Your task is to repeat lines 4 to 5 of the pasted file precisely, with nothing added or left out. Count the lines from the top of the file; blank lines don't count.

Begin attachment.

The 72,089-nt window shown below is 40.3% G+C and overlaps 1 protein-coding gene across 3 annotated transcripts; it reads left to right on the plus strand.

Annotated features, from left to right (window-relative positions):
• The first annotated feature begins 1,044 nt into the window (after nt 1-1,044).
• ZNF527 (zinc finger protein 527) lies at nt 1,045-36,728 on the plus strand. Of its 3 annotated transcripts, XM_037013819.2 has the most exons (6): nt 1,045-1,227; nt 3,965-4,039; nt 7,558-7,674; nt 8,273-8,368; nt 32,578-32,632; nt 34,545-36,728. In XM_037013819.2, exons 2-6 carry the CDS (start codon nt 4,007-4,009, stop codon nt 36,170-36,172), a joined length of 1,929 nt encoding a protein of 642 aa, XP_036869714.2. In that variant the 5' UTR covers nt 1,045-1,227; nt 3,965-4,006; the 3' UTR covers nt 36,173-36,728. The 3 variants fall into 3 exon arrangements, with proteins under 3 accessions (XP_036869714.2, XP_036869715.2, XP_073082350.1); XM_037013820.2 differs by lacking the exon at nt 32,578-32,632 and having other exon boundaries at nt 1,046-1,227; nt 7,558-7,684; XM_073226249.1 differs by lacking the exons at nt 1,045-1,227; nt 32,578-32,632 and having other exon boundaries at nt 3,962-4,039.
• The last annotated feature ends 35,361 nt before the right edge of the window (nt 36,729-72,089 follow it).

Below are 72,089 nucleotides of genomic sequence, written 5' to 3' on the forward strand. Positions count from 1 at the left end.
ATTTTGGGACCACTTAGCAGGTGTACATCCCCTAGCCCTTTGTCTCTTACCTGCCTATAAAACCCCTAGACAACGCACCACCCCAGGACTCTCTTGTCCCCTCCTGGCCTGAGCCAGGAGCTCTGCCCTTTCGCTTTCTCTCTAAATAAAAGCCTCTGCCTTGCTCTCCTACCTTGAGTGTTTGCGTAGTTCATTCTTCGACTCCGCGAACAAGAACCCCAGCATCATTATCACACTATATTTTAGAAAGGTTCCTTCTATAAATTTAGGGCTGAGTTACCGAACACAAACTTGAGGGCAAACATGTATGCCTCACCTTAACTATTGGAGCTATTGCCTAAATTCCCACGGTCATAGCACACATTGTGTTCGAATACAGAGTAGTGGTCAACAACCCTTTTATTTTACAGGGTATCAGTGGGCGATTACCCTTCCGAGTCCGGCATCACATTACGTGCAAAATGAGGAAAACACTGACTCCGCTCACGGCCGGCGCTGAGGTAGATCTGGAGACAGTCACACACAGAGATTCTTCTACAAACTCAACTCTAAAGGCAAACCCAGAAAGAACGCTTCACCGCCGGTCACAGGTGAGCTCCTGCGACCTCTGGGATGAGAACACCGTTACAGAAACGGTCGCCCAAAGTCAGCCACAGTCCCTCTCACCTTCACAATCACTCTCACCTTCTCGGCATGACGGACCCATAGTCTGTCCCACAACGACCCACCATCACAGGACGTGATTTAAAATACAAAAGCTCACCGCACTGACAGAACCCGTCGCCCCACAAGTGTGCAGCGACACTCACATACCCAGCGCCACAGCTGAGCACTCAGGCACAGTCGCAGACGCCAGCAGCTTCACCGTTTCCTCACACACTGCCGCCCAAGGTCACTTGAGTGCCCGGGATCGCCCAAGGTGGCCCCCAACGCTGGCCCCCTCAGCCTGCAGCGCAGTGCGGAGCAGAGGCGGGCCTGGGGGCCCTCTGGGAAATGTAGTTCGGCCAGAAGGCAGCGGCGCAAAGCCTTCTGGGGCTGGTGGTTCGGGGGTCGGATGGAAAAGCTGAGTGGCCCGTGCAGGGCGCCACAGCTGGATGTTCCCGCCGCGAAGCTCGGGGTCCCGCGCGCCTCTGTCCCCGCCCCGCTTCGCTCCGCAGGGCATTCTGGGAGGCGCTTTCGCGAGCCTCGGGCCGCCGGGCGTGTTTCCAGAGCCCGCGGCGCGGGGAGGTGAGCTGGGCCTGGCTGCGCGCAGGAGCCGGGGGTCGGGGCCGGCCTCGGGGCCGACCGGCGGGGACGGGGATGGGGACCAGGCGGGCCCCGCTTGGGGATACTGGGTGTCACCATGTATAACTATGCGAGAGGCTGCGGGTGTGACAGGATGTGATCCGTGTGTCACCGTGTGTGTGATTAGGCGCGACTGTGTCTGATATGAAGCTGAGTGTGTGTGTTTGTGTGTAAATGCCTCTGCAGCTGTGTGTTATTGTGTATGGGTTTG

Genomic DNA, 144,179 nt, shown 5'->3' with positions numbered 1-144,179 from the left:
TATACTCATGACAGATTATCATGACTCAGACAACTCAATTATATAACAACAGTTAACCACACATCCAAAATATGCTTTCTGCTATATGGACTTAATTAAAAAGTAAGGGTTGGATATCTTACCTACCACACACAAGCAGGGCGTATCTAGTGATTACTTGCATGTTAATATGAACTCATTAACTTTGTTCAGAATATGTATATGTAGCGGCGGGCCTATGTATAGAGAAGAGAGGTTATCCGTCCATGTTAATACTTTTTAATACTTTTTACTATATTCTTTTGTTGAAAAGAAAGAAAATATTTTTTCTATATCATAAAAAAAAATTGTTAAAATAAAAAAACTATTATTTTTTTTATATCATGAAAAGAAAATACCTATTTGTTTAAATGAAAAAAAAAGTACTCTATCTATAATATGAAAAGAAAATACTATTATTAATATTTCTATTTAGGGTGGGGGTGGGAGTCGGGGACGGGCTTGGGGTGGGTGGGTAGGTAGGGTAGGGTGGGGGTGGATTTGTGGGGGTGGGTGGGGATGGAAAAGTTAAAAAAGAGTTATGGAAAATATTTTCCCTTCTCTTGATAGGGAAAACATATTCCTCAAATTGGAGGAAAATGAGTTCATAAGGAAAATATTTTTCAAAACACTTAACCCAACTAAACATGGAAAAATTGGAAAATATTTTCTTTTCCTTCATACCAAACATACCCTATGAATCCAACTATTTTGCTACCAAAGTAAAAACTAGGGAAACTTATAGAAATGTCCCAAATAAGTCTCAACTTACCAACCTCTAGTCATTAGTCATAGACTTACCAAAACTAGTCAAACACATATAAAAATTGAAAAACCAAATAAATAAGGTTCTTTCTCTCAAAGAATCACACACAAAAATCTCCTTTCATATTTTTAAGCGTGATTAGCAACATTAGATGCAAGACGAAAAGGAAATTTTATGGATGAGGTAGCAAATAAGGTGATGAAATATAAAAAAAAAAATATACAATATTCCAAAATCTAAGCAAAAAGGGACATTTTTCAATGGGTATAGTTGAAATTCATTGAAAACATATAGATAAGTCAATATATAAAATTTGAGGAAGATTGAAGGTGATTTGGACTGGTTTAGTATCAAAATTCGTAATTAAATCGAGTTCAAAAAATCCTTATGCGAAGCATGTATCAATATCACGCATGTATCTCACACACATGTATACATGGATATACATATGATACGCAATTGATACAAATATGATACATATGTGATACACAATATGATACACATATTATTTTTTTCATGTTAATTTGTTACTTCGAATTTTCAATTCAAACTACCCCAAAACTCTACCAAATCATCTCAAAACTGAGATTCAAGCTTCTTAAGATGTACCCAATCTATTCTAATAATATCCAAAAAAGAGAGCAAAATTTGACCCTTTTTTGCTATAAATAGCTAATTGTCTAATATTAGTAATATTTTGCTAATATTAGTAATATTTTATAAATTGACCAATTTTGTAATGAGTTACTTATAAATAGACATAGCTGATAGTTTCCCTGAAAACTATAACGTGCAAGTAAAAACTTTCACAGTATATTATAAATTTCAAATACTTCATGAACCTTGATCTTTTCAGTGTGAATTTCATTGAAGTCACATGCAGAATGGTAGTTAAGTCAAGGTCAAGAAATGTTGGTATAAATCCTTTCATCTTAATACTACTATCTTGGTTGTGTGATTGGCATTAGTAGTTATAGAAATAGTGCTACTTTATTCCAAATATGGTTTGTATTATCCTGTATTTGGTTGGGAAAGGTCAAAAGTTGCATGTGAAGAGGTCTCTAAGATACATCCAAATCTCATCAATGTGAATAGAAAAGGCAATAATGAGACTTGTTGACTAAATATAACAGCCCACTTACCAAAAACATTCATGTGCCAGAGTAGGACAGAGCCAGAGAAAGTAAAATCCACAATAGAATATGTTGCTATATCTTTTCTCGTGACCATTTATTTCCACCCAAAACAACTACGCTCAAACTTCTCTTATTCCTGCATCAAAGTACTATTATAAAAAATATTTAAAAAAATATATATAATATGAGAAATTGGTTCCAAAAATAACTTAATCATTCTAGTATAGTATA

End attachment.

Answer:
• ZNF527 (zinc finger protein 527) lies at nt 1,045-36,728 on the plus strand. Of its 3 annotated transcripts, XM_037013819.2 has the most exons (6): nt 1,045-1,227; nt 3,965-4,039; nt 7,558-7,674; nt 8,273-8,368; nt 32,578-32,632; nt 34,545-36,728. In XM_037013819.2, exons 2-6 carry the CDS (start codon nt 4,007-4,009, stop codon nt 36,170-36,172), a joined length of 1,929 nt encoding a protein of 642 aa, XP_036869714.2. In that variant the 5' UTR covers nt 1,045-1,227; nt 3,965-4,006; the 3' UTR covers nt 36,173-36,728. The 3 variants fall into 3 exon arrangements, with proteins under 3 accessions (XP_036869714.2, XP_036869715.2, XP_073082350.1); XM_037013820.2 differs by lacking the exon at nt 32,578-32,632 and having other exon boundaries at nt 1,046-1,227; nt 7,558-7,684; XM_073226249.1 differs by lacking the exons at nt 1,045-1,227; nt 32,578-32,632 and having other exon boundaries at nt 3,962-4,039.
• The last annotated feature ends 35,361 nt before the right edge of the window (nt 36,729-72,089 follow it).